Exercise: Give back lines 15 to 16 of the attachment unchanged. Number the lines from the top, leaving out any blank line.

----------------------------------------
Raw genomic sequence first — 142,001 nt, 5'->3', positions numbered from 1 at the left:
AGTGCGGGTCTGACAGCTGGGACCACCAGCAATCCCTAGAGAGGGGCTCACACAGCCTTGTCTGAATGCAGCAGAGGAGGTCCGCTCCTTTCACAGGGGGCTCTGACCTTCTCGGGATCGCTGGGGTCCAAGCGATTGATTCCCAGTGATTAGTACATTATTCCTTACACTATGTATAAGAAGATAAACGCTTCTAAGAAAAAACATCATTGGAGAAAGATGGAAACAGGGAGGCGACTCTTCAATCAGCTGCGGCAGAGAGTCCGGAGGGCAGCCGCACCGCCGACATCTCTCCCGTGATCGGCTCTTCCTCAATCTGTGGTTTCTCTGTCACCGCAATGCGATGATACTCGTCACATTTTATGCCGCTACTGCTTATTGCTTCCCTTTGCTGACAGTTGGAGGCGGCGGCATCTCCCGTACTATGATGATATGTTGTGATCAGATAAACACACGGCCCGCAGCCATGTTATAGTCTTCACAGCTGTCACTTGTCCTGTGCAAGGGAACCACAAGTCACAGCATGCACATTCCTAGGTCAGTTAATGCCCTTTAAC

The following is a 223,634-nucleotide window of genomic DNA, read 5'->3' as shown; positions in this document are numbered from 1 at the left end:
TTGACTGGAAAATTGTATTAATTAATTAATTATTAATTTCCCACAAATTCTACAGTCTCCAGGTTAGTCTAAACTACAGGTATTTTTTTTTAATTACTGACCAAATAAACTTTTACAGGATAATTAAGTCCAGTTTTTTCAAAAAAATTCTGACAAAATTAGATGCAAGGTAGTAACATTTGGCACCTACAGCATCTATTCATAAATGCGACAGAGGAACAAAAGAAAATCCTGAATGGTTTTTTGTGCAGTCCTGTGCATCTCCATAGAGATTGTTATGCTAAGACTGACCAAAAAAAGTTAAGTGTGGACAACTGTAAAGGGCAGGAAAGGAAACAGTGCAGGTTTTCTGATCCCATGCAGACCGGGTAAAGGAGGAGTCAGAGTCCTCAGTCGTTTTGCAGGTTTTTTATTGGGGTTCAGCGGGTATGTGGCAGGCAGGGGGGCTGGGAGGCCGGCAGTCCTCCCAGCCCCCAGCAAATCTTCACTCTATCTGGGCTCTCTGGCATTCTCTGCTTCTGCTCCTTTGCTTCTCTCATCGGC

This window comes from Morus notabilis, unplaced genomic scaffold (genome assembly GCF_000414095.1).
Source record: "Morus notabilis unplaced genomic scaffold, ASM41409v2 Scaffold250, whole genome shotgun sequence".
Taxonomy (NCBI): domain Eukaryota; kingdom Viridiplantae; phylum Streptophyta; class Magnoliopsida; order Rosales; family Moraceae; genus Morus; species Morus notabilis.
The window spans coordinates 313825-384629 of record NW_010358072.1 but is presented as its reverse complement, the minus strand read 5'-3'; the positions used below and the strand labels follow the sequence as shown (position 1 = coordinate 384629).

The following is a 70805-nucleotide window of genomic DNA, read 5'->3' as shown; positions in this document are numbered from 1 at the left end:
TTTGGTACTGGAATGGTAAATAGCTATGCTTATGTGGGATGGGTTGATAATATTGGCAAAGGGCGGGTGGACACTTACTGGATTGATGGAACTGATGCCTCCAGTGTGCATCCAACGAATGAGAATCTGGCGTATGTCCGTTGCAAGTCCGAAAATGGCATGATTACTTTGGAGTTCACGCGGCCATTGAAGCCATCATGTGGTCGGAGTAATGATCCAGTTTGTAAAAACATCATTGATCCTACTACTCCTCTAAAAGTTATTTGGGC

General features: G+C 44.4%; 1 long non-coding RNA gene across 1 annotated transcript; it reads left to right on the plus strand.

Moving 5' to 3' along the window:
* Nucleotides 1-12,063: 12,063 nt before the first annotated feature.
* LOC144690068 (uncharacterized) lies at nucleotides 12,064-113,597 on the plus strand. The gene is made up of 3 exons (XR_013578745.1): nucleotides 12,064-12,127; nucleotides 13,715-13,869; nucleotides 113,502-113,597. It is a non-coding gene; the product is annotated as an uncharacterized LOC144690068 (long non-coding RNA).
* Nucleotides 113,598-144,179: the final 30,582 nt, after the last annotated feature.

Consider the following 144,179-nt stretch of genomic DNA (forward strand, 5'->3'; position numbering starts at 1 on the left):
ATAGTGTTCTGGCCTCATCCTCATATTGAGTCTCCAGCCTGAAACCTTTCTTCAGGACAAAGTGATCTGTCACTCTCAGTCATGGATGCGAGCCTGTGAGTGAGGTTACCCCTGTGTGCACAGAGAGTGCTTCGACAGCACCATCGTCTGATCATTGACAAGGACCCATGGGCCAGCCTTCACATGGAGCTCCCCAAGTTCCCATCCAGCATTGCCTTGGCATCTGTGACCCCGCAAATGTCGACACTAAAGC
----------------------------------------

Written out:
* Nucleotides 113,598-144,179: the final 30,582 nt, after the last annotated feature.

Consider the following 144,179-nt stretch of genomic DNA (forward strand, 5'->3'; position numbering starts at 1 on the left):